If the equipment has a long useful life, and is not likely to become technologically outdated in the near future, it makes sense to purchase it and hold on to the value. Maintenance is also in your hands, so you can make sure any issues are fixed immediately. If you own a piece of equipment and your company has a downturn, you have an asset to sell if you need to generate cash in the short term. For example, if you have an older camera, you could sell it, lease a newer one and get some cash out of it. It goes from an asset on the balance sheet to an expense.
Tax Depreciation Deductions
While, you can’t claim the full amount of a large equipment purchase in the tax year it occurs, you can claim a percentage of the purchase cost each year over the expected life of the item, a Capital Cost Allowance. According to the Canada Revenue Agency (CRA), it’s “a tax deduction that Canadian tax laws allow a business to claim for the loss in value of capital assets due to wear and tear or obsolescence.” There is no depreciation deduction if you lease, as you’re just renting.
Cons of Buying Equipment
Already Outdated Equipment?!?
For technology that becomes outdated quickly, you are going to be stuck with it because you own it. You will eventually have to decide if it is wise to keep using it, repair it, store it or sell it. Determining the true costs for equipment should include considerations of tax deductions and/or the potential resale value. What is the potential revenue derived from using this equipment? How quickly will the equipment become outdated? What’s the size of the equipment and the overall costs? Each decision regarding equipment leasing or buying should be made carefully to best fit your company’s situation and needs.
Lower Overall Costs
If your priority is to spend less on equipment in the long run, buying it is definitely your best option. Buying a machine converts that cash to an asset on your balance sheet, which can be a good decision if your company has a robust savings account and is looking to add to their assets. To capitalize an asset, you put it on your balance sheet instead of “expensing” it. If you spend $1,000 on a piece of equipment, rather than report a $1,000 expense right away, you list the equipment on the balance sheet as an asset worth $1,000. Then, as time goes on, you amortize (depreciate) the asset over its useful life, taking a depreciation expense each year and reducing the balance-sheet value of the asset by the amount of the expense. This process allows your company to spread the cost of the asset over its useful life and avoid drastic impacts to the income statement in the period the asset was purchased.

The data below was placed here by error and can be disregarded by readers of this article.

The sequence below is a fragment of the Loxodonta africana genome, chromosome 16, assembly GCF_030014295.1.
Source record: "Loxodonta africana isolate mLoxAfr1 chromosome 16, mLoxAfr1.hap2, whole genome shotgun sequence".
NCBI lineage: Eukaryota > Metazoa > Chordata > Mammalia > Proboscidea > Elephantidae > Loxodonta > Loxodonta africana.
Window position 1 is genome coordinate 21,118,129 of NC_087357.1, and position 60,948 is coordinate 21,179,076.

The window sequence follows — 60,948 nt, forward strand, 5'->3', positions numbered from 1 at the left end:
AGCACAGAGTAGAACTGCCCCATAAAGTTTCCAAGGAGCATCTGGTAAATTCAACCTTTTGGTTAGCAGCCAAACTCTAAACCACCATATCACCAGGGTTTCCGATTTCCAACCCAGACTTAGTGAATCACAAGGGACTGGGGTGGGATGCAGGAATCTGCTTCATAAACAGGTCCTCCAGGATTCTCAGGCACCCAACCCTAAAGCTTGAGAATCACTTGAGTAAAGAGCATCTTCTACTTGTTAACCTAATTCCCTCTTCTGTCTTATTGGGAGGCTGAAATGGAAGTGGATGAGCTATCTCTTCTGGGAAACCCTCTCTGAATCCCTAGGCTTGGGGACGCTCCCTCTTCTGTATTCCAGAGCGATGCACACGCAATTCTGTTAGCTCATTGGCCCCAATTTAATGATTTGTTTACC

Which Option Is Best for You?
Hopefully these pros and cons of leasing vs buying equipment will help you determine which method is the best fit. A creative using technology that becomes antiquated within a few years might prefer short term rentals whereas a company with a healthy cash flow, using equipment that stands the test of time, may prefer buying. It all depends on your company’s distinct situation.
For other tax related articles, see CRA: Business Tax Payments Explained and Do I Have to Charge GST/HST?